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It's not just laymen. Many experts express doubts in the manner in which certain statistics are developed or presented.

The most likely cause for biased statistics is the person or organization has a self interest in obtaining certain results. The manner in which subjective statistics are developed may include:

a) Excluding some information. For example, a survey of 1,000 people shows a slight preference to brand A over brand B, but if we just take the first two days of the survey, Brand B is better, so if our company produces brand B, we take the first two days.

b) Unfair comparisons. For example, I want to show that my new fertilizer is better than all others. I fertilize my corn plant with brand A which is specially prepared for vegetables, and in the comparison plot, I use brand B, which is for lawns. I can claim that my product beat out the most commonly used fertilizer.

c) Unrealistic Assumptions. See attached link. Scientists conducted a study of Florida panthers and concluded that the restricted area was not a problem. However, they only considered day time activity, while it is a well known fact, that panthers are more active at night.

d) Surveys with loaded questions: For example, the question, Given that 40% of all accidents are alcohol related and laws are not being enforced for lack of manpower, do you think we need more policemen? Question is put in a fashion to steer respondent in one direction.

e) Biased presentations= Many examples are available. In fact there's a book on how to lie with graphs.

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Laypeople may have a distrust of statistics due to various reasons. One possibility is the complexity and technicality involved in statistical analysis and interpretation that may be difficult for them to understand. Additionally, the misuse or misrepresentation of statistics by media or certain individuals can contribute to skepticism. Finally, people may have personal biases or preconceived notions that make them skeptical of statistical data.

Q: Why laymen have a distrust of statistics?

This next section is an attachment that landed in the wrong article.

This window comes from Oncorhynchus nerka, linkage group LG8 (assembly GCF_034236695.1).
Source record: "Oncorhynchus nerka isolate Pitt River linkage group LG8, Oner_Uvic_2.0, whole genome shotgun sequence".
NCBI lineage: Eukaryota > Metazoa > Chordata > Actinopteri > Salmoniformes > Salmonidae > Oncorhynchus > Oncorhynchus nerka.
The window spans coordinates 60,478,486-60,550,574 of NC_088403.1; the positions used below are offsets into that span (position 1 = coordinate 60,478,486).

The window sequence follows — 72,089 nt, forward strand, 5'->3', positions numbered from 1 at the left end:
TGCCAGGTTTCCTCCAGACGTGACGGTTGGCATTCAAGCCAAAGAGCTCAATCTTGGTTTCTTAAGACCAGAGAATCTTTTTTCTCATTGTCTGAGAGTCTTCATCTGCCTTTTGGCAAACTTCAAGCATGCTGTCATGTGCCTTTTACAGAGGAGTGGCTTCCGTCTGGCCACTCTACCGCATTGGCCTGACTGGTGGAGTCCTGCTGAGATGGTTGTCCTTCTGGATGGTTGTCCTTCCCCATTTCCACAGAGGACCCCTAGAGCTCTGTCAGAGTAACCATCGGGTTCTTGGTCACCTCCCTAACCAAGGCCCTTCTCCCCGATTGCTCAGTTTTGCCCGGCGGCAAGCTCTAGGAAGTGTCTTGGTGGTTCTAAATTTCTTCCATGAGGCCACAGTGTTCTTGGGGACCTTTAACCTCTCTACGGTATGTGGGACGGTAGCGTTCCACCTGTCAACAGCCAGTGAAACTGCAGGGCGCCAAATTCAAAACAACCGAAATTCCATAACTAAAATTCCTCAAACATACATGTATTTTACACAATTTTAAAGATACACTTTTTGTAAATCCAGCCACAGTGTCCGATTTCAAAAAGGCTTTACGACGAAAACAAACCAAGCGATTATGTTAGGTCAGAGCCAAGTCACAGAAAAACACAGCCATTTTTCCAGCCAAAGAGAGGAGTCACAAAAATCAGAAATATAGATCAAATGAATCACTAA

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Two syllables in distrust (dis-trust)

Paranoia

There are two types of statistics. One is called descriptive statistics and the other is inferential statistics. Descriptive statistics is when you use numbers. Inferential statistics is when you draw conclusions or make predictions.

Paranoia. Good luck with your homework.

Psychological statistics is the application of statistics to psychology.

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It is a general belief that "statistics can prove anything." This statement is partly true and false. It is false because mere statistics should not be taken for granted without proper verification. It is true because statistics is often used by unscrupulous people to achieve their personal ends. This results in loss of faith or confidence on statistics or in causing distrust of statistics. Distrust of statistics literally means lack of trust in statistical data, statistical analysis and the conclusions derived from it. We often hear statements like. (i). Statistics is an unreliable science (ii). Statistics are lies of the first order. (iii). There are three type of lies-lies, damned lies and statistics. (iv). Figures do not lie, liars figure. These are expressions of distrust in statistics. These views of statistics stem from the misuse of statistics by the interested parties.Publicity, advertisers of various products, Governments and other organizations are trying to promote their sectional interest using statistics and statistical methods. This causes distrust of statistics. Some of the important reasons of distrust in statistics are the following: (a) Facts based on figures are more convincing. But these figures can be manipulated according to one's wishes. This misguides public causing distrust in statistics. (b) Sometimes statistical analyses are misinterpreted causing distrust in statistics. Supposing the mortality rates of patients are more in Indian hospitals. From this one may wrongly conclude that it is safer to treat the patients at home. This type of misinterpretation also causes distrust in statistics. Statistics are useful tools. One uses them according to his knowledge and experience. Use of statistics makes a statement more convincing. But its misuse causes distrust. So it is necessary that people should be adequately prepared to know the reality or to shift the truth from untruth, good statistics from bad statistics. WI. King has rightly observed "statistics are like clay of which you can make a 'God' or a 'Devil' as you please."

Laymen did what their Lords told them.

Laymen's Home Missionary Movement was created in 1919.

That is the correct spelling of the plural noun "laymen" (non-professionals, or non-clergy).

And Distrust It was created in 1995.

You spelled it correctly: distrust.

of Layman

No, the word "laymen" is not in the Bible. This is an English word referring to persons who are Christians, but not ordained as clergy.

I distrust the government.

A Healthy Distrust was created in 2004.

ICT is very important to a laymen because it will develop them on their computing skills and make them connected to global services.

She looked at him with distrust, unsure if she could believe his words.